How To Propagate A Bear Paw Succulent

Cuttings are the most effective method of bear’s paw propagation. Simply remove a stem from the main plant and give it a few days to callous over. After that, all you have to do is set it in some soil that drains well and wait for magic to happen.

It is quite challenging and frequently unsuccessful to try to replicate this little guy from a leaf. If you wish to give it a try, carefully twist the leaf off the plant and give it a few days to calluse before putting it on some soil with good drainage.

We have a variety of indoor plants that are “hard to kill” and would make ideal presents for loved ones or oneself.

Are succulent bear paws uncommon?

  • The South African plant Cotyledon tomentosa subsp. ladismithiensis is also known as Cotyledon Bear Paw or Bear’s Paw. This species is extremely rare.

It is a 12-inch (30-cm) tall succulent shrublet. It has a velvety appearance thanks to its extensive branching and delicate, microscopic white hairs. Up to 2 inches (5 cm) long, succulent, lime-green leaves with creamy yellow variegation and occasionally reddish tips are available. These leaves often feature 1 to 3 “bear claw”-like apical teeth.

Late spring is when Cotyledon Bear’s Paw blooms with clusters of yellow to orange-red bell-shaped flowers.


Beginning with the growing season, fertilize with a controlled-release product.

Sempervivum By separating offsets and replanting them in planting material, Grape Tone can be easily propagated.

Do bear paw succulents enjoy being rooted in one place?

The bear paw, like the majority of succulents, stores water in its large, thick leaves in case of drought.

Water often when the soil is entirely dry. The growing environment will determine the precise timing. Season, plant location, humidity, kind of soil and container, etc.

Checking and touching the leaves is the best way to determine when to water your bear paw. Do they have a firm, swollen feel? Are they getting thinner or are they getting fuller? When leaves are thirsty, they may begin to curl inward like a deep spoon.

Check the soil as well. Insert your finger 1 inch deep into the earth. Don’t water it if it seems damp; instead, wait a few days and recheck. Water deeply if the soil appears to be dry.

Deep breathing. If you water, you can offer a thorough soak. However, avoid overwatering by not watering enough. The roots can begin to decay when the soil is kept perpetually excessively wet. This might be bad for your plant.

You can buy a moisture meter to assist you choose when to water or not, and you can read up on How to water succulents for a quick refresher on watering succulents.

Water from the bottom of the plant or use a watering can with a long nozzle. Simply fill a bowl or cachepot with water to accomplish this. Placing your bear paw inside will allow it to absorb the water through the drainage holes in the pot’s base.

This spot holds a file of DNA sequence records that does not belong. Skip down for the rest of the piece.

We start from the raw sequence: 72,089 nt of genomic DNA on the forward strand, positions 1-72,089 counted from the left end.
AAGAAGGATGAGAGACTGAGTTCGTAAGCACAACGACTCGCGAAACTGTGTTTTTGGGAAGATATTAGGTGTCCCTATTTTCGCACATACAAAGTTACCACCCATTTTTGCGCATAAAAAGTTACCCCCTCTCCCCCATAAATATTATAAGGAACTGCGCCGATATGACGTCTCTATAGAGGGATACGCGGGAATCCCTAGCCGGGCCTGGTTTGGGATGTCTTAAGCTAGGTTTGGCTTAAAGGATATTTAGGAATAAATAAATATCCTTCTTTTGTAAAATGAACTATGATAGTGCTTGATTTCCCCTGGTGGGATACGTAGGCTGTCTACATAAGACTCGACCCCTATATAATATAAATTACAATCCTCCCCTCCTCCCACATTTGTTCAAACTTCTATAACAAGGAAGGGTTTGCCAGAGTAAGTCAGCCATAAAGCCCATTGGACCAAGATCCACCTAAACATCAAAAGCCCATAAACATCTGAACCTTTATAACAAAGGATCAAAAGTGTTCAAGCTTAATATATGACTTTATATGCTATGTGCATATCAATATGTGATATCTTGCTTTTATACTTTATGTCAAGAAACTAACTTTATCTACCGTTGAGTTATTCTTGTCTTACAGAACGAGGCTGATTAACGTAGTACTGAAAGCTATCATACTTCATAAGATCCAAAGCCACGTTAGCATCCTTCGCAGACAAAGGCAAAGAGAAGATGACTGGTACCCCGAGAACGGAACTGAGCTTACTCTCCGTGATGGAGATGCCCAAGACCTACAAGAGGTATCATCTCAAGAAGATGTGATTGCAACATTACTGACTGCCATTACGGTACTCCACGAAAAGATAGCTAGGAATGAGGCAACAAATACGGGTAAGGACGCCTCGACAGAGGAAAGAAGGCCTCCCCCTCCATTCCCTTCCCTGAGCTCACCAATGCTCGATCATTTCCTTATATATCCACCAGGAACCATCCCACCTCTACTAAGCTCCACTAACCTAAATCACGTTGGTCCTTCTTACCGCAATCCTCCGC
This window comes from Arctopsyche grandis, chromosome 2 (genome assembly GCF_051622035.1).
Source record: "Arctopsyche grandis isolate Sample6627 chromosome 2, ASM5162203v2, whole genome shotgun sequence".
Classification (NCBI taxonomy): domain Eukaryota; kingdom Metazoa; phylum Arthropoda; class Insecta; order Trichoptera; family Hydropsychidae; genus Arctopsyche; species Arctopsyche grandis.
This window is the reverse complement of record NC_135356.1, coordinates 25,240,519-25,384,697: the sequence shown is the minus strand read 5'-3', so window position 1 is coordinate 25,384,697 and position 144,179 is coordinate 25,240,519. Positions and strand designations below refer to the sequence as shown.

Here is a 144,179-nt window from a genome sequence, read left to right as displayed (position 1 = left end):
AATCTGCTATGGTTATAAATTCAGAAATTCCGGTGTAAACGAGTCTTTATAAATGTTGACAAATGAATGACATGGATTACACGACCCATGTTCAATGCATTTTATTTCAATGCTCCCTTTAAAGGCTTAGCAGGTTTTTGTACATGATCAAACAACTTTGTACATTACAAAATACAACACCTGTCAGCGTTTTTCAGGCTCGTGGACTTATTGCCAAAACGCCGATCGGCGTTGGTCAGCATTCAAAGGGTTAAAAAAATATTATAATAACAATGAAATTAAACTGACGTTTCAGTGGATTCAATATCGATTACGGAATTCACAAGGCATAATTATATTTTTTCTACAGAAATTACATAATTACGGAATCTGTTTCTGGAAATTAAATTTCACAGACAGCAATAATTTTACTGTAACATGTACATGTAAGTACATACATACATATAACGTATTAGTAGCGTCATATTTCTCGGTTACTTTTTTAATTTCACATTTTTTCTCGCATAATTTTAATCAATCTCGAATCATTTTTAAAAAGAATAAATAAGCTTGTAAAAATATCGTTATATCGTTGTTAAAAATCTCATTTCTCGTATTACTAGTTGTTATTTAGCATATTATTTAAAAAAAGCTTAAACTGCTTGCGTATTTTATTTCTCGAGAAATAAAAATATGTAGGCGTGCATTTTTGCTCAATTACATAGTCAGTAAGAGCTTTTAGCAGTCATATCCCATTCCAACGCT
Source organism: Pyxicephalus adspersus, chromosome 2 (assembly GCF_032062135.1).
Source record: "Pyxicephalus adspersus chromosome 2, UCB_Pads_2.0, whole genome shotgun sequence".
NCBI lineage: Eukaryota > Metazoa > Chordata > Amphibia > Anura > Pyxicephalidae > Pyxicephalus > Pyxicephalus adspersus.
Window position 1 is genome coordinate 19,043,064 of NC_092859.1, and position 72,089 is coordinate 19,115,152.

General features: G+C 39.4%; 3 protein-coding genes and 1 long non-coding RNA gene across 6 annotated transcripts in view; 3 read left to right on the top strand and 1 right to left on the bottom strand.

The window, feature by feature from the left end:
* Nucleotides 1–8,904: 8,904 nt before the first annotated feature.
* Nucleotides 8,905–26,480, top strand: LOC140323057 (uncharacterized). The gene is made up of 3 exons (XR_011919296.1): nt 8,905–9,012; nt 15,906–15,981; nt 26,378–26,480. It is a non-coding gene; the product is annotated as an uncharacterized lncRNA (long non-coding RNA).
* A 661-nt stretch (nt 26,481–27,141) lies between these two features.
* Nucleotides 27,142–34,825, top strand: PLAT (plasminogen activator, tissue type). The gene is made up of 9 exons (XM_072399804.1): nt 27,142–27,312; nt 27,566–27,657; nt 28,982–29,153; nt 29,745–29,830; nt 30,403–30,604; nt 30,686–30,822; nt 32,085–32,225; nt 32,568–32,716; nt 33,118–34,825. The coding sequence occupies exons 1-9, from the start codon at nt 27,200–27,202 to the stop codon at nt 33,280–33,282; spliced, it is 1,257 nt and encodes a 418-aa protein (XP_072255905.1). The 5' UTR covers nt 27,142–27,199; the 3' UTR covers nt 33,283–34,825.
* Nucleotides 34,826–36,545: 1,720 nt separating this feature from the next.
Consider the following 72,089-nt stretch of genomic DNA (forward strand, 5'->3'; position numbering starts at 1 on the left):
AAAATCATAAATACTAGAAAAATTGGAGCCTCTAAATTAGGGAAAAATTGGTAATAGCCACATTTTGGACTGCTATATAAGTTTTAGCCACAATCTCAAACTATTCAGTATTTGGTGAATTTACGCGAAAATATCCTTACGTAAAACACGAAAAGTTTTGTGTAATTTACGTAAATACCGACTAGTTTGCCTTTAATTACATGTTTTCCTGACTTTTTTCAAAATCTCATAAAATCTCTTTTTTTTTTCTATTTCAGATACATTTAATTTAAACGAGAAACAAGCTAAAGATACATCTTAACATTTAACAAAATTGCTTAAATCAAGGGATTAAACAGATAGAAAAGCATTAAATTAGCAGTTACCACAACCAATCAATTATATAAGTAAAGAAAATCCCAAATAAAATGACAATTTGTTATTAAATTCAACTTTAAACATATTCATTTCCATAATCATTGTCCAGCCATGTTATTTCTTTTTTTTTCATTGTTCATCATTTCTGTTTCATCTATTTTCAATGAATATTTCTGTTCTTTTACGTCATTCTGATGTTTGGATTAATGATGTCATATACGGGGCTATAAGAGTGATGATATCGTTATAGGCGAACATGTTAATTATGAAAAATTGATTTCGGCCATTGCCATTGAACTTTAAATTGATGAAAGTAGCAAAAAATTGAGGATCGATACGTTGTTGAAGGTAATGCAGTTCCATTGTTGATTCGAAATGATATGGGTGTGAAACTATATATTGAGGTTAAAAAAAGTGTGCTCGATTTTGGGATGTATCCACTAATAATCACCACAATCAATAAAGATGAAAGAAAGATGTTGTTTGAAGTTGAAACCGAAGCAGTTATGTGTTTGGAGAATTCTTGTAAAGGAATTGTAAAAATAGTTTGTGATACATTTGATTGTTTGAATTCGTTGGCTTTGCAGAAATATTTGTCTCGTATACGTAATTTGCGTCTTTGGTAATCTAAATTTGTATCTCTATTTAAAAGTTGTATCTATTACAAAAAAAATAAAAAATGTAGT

Don’t mist your succulent bear paw. It prefers dry air and does not require humidity.

When the plant goes dormant in the winter, water it less frequently. Just enough water should be applied to prevent the soil from drying out completely and the leaves from turning brown.

When your bear paw plant is vigorously growing in the spring and summer, feed it once a month with a diluted liquid succulent fertilizer. When the plant becomes dormant and its growth slows down in the winter, avoid fertilizing.

Is it possible to grow bear’s paw from a leaf?

Cotyledon It is impossible to grow Tomentosa from leaves. Many succulents can do this, however The Bear’s Paw does not have the ability to sprout an entire new plant from a leaf. For this plant to successfully reproduce, a stem part is required.

Cuttings are the quickest and most dependable method of Cotyledon Tomentosa propagation. We advise that the plant be mature and that there be several good-sized branches from which to choose. Although the cuttings don’t need to be large, they must have at least six leaves. Since the plant is winter-dormant, spring is the ideal time to propagate it. Roots should begin to form in about 3 weeks if propagated throughout the growing season.

It may take years before seeds germinate and mature into a respectable-sized plant, but seed propagation is technically achievable.

My bear paws are vanishing—why?

In the winter, the requirement for light decreases as the temperature rises. Keep your bear paw succulents out of the warm living room if they want to hibernate. The leaves stay put even in the dead of winter in a bright, comfortable space.

Wet Substrate

Succulents with bear paws have a clever method of retaining water in their leaves, branches, and roots. They are able to survive in difficult environments all over the world in this way. It is not necessary for the soil to be consistently moist in order for sap-rich growth to occur. Bear paw succulents, on the other hand, require dry, poor soil. Leaf fall is inevitable if the roots become flooded.

The maximum size of a bear paw succulent